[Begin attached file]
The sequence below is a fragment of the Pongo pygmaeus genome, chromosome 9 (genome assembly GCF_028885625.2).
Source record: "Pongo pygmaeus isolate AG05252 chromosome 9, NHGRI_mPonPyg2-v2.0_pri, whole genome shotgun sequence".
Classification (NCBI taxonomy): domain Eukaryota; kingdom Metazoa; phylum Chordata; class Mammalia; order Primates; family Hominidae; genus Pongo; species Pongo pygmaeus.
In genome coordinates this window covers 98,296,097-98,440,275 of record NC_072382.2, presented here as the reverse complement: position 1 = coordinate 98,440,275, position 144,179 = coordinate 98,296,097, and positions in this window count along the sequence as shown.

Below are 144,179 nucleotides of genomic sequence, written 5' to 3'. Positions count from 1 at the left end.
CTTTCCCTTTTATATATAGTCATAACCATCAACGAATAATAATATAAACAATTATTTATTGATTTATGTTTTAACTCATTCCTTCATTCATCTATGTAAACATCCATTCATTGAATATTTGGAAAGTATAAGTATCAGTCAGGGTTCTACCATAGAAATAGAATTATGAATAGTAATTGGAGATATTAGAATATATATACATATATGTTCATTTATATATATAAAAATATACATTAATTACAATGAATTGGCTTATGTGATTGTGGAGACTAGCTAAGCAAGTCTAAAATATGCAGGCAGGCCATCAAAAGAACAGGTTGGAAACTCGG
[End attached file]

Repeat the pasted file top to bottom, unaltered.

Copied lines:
The sequence below is a fragment of the Pongo pygmaeus genome, chromosome 9 (genome assembly GCF_028885625.2).
Source record: "Pongo pygmaeus isolate AG05252 chromosome 9, NHGRI_mPonPyg2-v2.0_pri, whole genome shotgun sequence".
Classification (NCBI taxonomy): domain Eukaryota; kingdom Metazoa; phylum Chordata; class Mammalia; order Primates; family Hominidae; genus Pongo; species Pongo pygmaeus.
In genome coordinates this window covers 98,296,097-98,440,275 of record NC_072382.2, presented here as the reverse complement: position 1 = coordinate 98,440,275, position 144,179 = coordinate 98,296,097, and positions in this window count along the sequence as shown.

Below are 144,179 nucleotides of genomic sequence, written 5' to 3'. Positions count from 1 at the left end.
CTTTCCCTTTTATATATAGTCATAACCATCAACGAATAATAATATAAACAATTATTTATTGATTTATGTTTTAACTCATTCCTTCATTCATCTATGTAAACATCCATTCATTGAATATTTGGAAAGTATAAGTATCAGTCAGGGTTCTACCATAGAAATAGAATTATGAATAGTAATTGGAGATATTAGAATATATATACATATATGTTCATTTATATATATAAAAATATACATTAATTACAATGAATTGGCTTATGTGATTGTGGAGACTAGCTAAGCAAGTCTAAAATATGCAGGCAGGCCATCAAAAGAACAGGTTGGAAACTCGG